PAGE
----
Discovering Elkmont in the Great Smoky Mountains National Park
In the summer of 2014, an Internet news story that focused on the Great Smoky Mountains National Park rocked the Internet. According to headlines, a travel blogger had "discovered" an entire town hidden deep within the Smoky Mountains of Tennessee.
Many residents in East Tennessee were confused by this revelation. After all, many locals already knew about Elkmont, Tennessee, a historic area of the national park. To find this supposedly hidden town in the mountains, a visitor only needs to take a short drive from Gatlinburg, TN.
History of Elkmont
Elkmont has been many things over the years including a frontier community, a logging town, a resort, and now a protected community under the national registry of historic places.
Located along the Little River, Elkmont was settled by early homesteaders. By the 1900s, intensive logging took place in Elkmont and a railroad was built. The area soon became a popular hunting and fishing destination for tourists. The railroad that had once hauled timber now transported vacationers.
Between 1910s and 30s, a community of cottages was built close to where the old logging town once thrived. Before the advent of AC, high elevation mountain resorts like Elkmont were a popular way to escape the summer heat. When the Great Smoky Mountains National Park was formed, some landowners in Elkmont fought to keep their cottages. As late as the 1990s, people still visited family homes in Elkmont.
Today, the national park recognizes the resort community at Elkmont as an important part of the region's history. Many of the historic structures are in the process of being preserved for future generations to enjoy.
Historic Structures at Elkmont
Update: In March 2017, the National Park Service plans to demolish 29 structures in the Elkmont area. The majority of structures in the Elkmont region of the park are not preserved and many have fallen into disrepair.
For public safety, some structures are being demolished. Thankfully, this is part of a larger plan to preserve more buildings in Elkmont, including the Levi Trentham Cabin, the Mayo Cabin, the Mayo Servants' Quarters, and the Creekmore cabin. Prior to this demolition, there were 74 structures in Elkmont. Following this project, there will be 45 remaining. Most of the demolition will take place on Millionaire's Row and Society Hill.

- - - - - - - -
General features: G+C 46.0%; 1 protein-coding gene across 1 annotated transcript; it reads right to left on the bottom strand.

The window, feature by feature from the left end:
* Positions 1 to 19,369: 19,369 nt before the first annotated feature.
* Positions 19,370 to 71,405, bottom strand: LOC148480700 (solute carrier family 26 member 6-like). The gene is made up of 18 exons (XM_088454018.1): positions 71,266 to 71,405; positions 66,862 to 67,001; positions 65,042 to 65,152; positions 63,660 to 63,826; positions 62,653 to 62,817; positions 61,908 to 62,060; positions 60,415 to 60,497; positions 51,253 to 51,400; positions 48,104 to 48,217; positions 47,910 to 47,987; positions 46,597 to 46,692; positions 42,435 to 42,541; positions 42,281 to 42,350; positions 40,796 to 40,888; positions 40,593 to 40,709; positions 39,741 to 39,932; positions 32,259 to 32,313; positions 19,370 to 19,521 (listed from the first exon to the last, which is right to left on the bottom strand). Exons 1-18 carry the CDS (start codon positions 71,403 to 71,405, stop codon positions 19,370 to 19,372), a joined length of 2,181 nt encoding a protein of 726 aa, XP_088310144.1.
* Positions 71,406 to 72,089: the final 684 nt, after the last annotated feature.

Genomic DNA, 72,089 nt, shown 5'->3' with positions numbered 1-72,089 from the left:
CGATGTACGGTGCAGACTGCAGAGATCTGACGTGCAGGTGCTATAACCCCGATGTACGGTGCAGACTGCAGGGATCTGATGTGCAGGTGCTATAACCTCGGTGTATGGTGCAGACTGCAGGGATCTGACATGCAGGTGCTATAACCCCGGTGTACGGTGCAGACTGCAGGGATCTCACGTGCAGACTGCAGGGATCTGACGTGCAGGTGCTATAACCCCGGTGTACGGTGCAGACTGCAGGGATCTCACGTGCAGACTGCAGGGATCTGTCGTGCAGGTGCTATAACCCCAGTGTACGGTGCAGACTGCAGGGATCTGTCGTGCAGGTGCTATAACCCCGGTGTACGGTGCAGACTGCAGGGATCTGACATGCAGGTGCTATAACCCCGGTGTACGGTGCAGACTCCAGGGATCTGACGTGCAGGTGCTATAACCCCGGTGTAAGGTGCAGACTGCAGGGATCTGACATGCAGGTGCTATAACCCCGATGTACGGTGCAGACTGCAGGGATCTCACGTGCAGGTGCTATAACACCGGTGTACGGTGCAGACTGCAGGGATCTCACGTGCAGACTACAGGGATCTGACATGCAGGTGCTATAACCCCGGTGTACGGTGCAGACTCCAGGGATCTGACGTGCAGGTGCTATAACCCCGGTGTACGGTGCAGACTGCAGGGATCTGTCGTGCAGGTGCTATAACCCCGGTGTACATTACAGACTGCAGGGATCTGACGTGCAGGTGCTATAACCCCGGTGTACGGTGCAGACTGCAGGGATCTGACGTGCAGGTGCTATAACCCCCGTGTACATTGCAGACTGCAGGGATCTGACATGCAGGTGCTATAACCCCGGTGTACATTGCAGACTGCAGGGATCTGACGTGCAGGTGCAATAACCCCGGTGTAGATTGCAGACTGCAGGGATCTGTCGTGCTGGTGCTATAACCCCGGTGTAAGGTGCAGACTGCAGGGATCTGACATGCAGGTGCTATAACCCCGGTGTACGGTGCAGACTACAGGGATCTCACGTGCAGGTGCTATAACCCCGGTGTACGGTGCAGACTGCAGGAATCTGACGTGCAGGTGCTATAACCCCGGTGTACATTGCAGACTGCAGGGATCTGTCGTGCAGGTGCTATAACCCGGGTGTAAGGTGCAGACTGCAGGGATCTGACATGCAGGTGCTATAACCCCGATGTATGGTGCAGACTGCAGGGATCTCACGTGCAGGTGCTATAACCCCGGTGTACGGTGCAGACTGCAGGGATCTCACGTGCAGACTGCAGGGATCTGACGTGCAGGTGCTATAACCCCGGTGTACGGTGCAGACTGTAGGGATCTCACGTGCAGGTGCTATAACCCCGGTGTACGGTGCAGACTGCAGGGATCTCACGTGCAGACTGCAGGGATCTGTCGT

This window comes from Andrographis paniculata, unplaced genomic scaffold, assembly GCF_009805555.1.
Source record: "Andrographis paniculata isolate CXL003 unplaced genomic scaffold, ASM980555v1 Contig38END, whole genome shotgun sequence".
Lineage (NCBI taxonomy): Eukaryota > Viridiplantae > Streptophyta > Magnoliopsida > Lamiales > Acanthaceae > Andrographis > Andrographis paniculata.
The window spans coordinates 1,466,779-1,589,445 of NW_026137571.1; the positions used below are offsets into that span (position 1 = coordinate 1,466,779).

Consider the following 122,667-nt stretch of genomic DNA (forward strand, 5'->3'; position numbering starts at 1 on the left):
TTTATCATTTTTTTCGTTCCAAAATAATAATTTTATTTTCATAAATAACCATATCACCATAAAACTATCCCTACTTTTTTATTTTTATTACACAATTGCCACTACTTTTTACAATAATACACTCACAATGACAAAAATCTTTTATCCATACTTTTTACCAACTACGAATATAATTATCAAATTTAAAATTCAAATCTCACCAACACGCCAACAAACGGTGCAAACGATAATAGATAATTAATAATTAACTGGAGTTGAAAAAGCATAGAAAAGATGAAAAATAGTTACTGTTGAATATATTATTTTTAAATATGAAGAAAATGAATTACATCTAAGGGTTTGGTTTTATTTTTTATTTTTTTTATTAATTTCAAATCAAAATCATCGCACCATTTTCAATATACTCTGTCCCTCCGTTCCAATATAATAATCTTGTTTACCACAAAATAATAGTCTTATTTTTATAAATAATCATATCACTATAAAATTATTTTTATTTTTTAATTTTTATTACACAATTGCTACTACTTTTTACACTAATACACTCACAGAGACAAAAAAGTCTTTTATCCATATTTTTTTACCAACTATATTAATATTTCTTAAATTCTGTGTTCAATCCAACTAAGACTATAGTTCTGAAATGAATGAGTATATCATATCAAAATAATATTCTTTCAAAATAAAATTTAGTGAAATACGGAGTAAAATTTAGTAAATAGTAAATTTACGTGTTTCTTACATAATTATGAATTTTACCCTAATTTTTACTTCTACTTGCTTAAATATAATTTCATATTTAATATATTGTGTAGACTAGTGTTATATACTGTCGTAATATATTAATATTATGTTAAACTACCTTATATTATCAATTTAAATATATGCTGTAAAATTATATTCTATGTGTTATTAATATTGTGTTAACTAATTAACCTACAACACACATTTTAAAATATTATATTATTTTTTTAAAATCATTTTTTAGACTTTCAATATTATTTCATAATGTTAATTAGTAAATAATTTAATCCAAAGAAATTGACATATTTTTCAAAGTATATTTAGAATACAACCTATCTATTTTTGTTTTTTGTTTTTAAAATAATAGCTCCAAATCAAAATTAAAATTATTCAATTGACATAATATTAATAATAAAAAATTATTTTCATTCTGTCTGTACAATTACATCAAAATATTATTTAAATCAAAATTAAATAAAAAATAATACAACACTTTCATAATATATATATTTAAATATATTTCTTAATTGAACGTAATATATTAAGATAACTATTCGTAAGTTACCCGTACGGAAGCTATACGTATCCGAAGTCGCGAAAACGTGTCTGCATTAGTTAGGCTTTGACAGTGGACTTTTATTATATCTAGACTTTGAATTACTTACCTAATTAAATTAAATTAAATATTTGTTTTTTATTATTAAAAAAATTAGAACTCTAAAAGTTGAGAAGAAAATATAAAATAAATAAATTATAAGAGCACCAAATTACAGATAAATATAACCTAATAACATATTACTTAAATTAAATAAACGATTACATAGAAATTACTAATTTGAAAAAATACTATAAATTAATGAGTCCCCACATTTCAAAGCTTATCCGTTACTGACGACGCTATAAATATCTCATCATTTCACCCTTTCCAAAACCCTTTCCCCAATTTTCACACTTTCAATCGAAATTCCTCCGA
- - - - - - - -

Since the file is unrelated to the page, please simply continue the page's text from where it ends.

Ultimately, the park service plans to preserve 19 structures permanently.
Visitors are allowed to walk around this ghost town, but the public is not permitted to enter into any buildings. Here, visitors can stroll amongst the remnants of this resort community and marvel at how quickly nature can reclaim the land.
There are several sections of buildings that can be seen in Elkmont:
This section of Elkmont is closest to the parking lot and is comprised of closely spaced cottages along a road to an old hotel. From walking around, it's easy to see inside the cottages and appreciate their charming front porches. At the end of the row rests the Appalachian Clubhouse, an inn used during the resort years. This structure has recently been renovated by the park service.
You may notice that one of the structures in Daisytown looks older than the others. This is true and the oldest surviving structure in Elkmont can be found here. Levi Trentham Cabin was constructed in the 1830's along Jake's Creek and then moved here for preservation.
If you hike along the Little River Trail, you will see the remnants of Millionaire's Row. These are the largest homes that remain in the Elkmont Community. Some homes like the salmon pink "Spence Cabin" have been preserved by the Park Service. Others structures here are being allowed to deteriorate.